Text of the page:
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  • Andy Adams

Fortitude is What We Need Right Now


I have very little use for books written by politicians. They are ALWAYS self-serving pseudo autobiographies offering meaningless platitudes and vague policy proposals in an attempt to buff and polish the subject enough to make them seem electable. Also, they ALWAYS suck.


So, now comes my Congressman, Representative Dan Crenshaw with Fortitude: American Resilience in The Era of Outrage. I stand corrected. Far from the standard politician's book. I believe this is a book we should all read right now. This selection comes pretty close to his thesis:

Outrage is weakness. It is the muting of rational thinking and the triumph of emotion. Despite what you've been hearing and seeing as of late, it is not a virtue. It is not something to be celebrated, nor praised, no aspired to. It is a deeply human emotion--even understandable at times--but rarely is it productive, virtuous, or useful. It is an emotion to overcome, not accept, and overcoming it requires mental strength. This book is about acquiring that necessary mental fortitude.

Before he was a politician, on June 15, 2012, Dan Crenshaw was a Navy SEAL on deployment in Afghanistan. Crenshaw and his team were clearing a mud-walled compound when his Afghan interpreter stepped on an IED two feet from Crenshaw. After the explosion, he writes that the only thing that didn't hurt was his eyes, but they were not working either. Crenshaw was able to walk to the medevac helicopter, but he woke up in a hospital in Germany, still blind, likely for the rest of his life.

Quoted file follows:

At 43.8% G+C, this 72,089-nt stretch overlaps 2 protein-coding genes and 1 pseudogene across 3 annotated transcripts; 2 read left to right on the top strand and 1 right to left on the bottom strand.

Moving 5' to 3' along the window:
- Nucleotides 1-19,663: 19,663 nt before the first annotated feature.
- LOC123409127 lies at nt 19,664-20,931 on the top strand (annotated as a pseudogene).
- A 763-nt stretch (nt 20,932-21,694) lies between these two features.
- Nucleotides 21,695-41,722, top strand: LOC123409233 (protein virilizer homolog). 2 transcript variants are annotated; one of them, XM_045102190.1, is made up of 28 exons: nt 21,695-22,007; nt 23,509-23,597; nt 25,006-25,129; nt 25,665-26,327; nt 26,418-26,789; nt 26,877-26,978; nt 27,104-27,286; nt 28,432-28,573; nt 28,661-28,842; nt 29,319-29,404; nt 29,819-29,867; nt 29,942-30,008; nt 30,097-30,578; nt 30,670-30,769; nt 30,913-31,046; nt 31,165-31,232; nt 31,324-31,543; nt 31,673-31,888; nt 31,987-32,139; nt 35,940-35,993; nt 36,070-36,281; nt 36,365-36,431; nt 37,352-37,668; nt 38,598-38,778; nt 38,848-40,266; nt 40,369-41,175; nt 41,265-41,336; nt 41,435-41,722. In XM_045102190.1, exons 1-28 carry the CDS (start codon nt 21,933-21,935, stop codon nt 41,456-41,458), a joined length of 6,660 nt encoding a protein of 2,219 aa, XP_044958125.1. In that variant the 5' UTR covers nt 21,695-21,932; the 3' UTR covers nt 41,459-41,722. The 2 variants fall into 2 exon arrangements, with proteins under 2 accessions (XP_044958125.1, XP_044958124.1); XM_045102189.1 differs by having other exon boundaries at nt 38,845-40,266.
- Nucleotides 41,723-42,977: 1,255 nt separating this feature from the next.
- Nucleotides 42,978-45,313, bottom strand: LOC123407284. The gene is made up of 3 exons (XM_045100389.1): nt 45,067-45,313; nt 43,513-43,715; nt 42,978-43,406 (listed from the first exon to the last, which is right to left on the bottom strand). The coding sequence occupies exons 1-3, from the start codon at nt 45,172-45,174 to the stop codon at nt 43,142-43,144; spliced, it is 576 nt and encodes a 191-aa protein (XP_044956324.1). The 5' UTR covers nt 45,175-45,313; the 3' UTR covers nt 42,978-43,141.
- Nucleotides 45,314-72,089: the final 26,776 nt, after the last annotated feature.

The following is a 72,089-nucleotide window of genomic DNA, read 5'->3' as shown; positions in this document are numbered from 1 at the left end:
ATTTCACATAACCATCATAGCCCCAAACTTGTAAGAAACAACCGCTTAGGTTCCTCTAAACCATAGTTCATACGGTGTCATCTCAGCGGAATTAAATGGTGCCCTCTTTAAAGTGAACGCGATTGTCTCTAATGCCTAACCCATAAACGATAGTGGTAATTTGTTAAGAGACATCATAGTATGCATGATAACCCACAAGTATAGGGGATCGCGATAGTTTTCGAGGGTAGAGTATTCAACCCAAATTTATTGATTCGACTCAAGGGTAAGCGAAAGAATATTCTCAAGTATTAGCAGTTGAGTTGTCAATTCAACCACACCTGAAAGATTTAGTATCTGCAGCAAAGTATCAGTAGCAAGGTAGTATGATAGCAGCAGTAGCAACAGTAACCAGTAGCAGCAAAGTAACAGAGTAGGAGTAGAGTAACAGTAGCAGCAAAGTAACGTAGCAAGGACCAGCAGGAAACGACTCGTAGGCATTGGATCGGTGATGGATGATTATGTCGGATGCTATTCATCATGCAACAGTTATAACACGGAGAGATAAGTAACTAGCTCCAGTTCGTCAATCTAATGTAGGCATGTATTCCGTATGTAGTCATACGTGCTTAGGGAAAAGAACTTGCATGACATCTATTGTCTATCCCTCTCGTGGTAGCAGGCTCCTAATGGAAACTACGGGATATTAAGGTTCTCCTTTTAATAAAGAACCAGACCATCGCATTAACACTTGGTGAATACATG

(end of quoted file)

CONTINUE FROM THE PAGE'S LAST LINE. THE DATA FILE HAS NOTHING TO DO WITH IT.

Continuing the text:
This book is part autobiography and part "self-help" though in the same way that Marcus Aurelius' Meditations is a "self-help" book. Dan Crenshaw is not Oprah or Joel Osteen. The lessons Fortitude offers are profound and timeless drawn from Crenshaw's life and mostly his training and experience in the world's most elite fighting force, the SEALs. They are also hard. Of course, books by former Navy SEALs are not in short supply. That is as it should be because the men that become SEALs are by definition "elite," and most people are interested in what they have to say. However, Fortitude is unique even to the "Navy-SEAL-Offers-Life-Lessons" genre.


Fortitude is something new because Crenshaw applies these lessons to the current state of our culture, politics, and media. Also the book is not demanding that someone else has to change. Instead, it is calling US to be better than the current moment. Crenshaw, God bless him, still believes we can be. He is not offering a suite of policy prescriptions to solve our problems. He is not suggesting that we elect a new slate of leaders who can enact these policies and make all our dreams come true. I have not finished the book yet, but I am pretty sure he does not even ask me to vote for him. Crenshaw has fingered where the real problem lies, it is with us. WE ARE THE ONES WHO HAVE TO CHANGE.